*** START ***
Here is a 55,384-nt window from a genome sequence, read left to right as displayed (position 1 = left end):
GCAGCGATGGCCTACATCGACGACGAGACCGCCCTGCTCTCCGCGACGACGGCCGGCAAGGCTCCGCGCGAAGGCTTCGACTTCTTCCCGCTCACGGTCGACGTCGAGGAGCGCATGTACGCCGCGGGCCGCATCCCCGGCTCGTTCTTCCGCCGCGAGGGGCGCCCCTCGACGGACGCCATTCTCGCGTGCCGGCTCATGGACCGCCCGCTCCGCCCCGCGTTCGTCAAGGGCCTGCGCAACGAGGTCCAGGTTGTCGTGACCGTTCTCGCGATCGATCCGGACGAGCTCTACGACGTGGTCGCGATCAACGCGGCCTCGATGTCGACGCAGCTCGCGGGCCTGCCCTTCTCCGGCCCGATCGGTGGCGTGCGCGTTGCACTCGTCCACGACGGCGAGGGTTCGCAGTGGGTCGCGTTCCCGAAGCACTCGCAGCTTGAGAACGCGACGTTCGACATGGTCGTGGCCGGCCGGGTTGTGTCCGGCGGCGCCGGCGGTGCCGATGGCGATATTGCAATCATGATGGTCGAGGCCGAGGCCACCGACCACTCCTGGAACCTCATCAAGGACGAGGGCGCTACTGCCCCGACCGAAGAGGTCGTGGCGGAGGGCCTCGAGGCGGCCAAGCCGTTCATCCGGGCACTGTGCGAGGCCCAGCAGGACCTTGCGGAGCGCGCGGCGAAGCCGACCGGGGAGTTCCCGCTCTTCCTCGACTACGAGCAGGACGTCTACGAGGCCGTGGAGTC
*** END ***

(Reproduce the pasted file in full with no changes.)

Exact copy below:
Here is a 55,384-nt window from a genome sequence, read left to right as displayed (position 1 = left end):
GCAGCGATGGCCTACATCGACGACGAGACCGCCCTGCTCTCCGCGACGACGGCCGGCAAGGCTCCGCGCGAAGGCTTCGACTTCTTCCCGCTCACGGTCGACGTCGAGGAGCGCATGTACGCCGCGGGCCGCATCCCCGGCTCGTTCTTCCGCCGCGAGGGGCGCCCCTCGACGGACGCCATTCTCGCGTGCCGGCTCATGGACCGCCCGCTCCGCCCCGCGTTCGTCAAGGGCCTGCGCAACGAGGTCCAGGTTGTCGTGACCGTTCTCGCGATCGATCCGGACGAGCTCTACGACGTGGTCGCGATCAACGCGGCCTCGATGTCGACGCAGCTCGCGGGCCTGCCCTTCTCCGGCCCGATCGGTGGCGTGCGCGTTGCACTCGTCCACGACGGCGAGGGTTCGCAGTGGGTCGCGTTCCCGAAGCACTCGCAGCTTGAGAACGCGACGTTCGACATGGTCGTGGCCGGCCGGGTTGTGTCCGGCGGCGCCGGCGGTGCCGATGGCGATATTGCAATCATGATGGTCGAGGCCGAGGCCACCGACCACTCCTGGAACCTCATCAAGGACGAGGGCGCTACTGCCCCGACCGAAGAGGTCGTGGCGGAGGGCCTCGAGGCGGCCAAGCCGTTCATCCGGGCACTGTGCGAGGCCCAGCAGGACCTTGCGGAGCGCGCGGCGAAGCCGACCGGGGAGTTCCCGCTCTTCCTCGACTACGAGCAGGACGTCTACGAGGCCGTGGAGTC